Why is concept testing important?
Concept testing is that stage in product or marketing campaign development where concepts (usually detailed descriptions or storyboards) are evaluated to determine if they have enough potential for further investment and development. With the astounding rates of new product failure in the market, it is safe to assume that many businesses neglect this critical phase.
Concept testing is done both with surveys as well as qualitative research (such as focus groups or in-person interviews). Base your concept test methodology on both who you need to include in the research as well as whether your concept lends itself to being presented graphically or verbally, without rational explanation or discussion.
In either case, the research investment conducted at the concept testing phase is minimal compared to launching a new product that does not meet sales goals or one that needs extensive re-tooling or re-marketing post-launch. Here are some of the many purposes of concept tests:
You might think you have created the best thing since sliced bread, but that doesn’t necessarily mean your customers agree with you! You can position your new product to an audience with a survey, then measure their responses to gauge whether they have a positive or negative reaction to it.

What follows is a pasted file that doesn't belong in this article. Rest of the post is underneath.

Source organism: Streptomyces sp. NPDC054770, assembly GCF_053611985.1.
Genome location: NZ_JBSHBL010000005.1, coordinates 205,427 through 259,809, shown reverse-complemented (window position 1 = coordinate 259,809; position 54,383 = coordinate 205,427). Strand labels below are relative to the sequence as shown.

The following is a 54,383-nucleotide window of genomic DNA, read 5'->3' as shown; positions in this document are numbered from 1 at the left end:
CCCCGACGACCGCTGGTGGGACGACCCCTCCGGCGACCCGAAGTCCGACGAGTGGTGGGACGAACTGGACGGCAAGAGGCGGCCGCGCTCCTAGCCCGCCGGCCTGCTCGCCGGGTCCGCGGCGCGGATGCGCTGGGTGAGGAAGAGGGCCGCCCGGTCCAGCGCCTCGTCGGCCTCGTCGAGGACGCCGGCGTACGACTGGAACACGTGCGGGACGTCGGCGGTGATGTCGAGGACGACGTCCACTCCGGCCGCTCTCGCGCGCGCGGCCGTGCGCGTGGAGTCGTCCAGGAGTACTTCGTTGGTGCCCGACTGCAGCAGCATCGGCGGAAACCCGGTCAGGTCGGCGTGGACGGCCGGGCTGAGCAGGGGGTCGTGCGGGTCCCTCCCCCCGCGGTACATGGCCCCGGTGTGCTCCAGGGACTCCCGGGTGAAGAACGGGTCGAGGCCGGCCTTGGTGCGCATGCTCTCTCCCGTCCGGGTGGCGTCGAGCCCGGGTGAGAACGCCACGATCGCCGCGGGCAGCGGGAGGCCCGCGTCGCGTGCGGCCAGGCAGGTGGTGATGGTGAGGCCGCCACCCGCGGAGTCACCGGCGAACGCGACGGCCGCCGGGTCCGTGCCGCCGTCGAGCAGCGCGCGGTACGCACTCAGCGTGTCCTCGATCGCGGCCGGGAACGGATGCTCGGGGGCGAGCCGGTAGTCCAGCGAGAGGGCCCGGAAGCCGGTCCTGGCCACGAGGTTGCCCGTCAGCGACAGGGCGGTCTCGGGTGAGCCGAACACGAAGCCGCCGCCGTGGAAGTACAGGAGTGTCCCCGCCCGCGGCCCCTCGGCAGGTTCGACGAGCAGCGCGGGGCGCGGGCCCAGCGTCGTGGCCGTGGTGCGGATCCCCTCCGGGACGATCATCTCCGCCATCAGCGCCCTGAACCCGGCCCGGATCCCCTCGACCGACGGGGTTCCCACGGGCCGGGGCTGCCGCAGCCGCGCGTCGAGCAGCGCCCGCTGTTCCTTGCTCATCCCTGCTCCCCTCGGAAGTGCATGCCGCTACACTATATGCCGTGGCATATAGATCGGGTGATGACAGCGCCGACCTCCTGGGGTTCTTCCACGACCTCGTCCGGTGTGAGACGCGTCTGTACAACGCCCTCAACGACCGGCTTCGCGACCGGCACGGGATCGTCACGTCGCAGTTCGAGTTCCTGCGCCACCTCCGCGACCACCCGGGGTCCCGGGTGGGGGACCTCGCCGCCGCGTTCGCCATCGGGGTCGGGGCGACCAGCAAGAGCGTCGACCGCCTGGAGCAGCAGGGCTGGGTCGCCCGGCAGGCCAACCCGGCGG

Determine your audience
You need to select your audience carefully. It’s unlikely that your product or service will be designed for everyone. When testing the concept however you should define your audience only around the critical attributes to usage.
Even if you immediately gauge that your product is set to be a success, there are still additional things to consider when you are product testing. While the respondents may have indicated that they have bought into your brand, you should use the concept testing stage to determine other factors, such as your positioning in the current market, the kind of packaging or branding that would be considered attractive and if people trust your brand, as well as what is arguably the most important factor in the production of any product or service, the best price.
It’s not all about new products
Product testing doesn’t necessarily have to be centered around a new product, although this is probably best practice. If you have already launched and want to make improvements, you can use a concept testing survey to gauge what your audience wants from your product and what improvements can be made to make it more successful.
If you have already established your target audience, they would be the perfect people to ask how you can make changes to drive up engagement. You can use concept testing to investigate how new potential customers will react and who else your product most appeal to, in addition to your primary target market.
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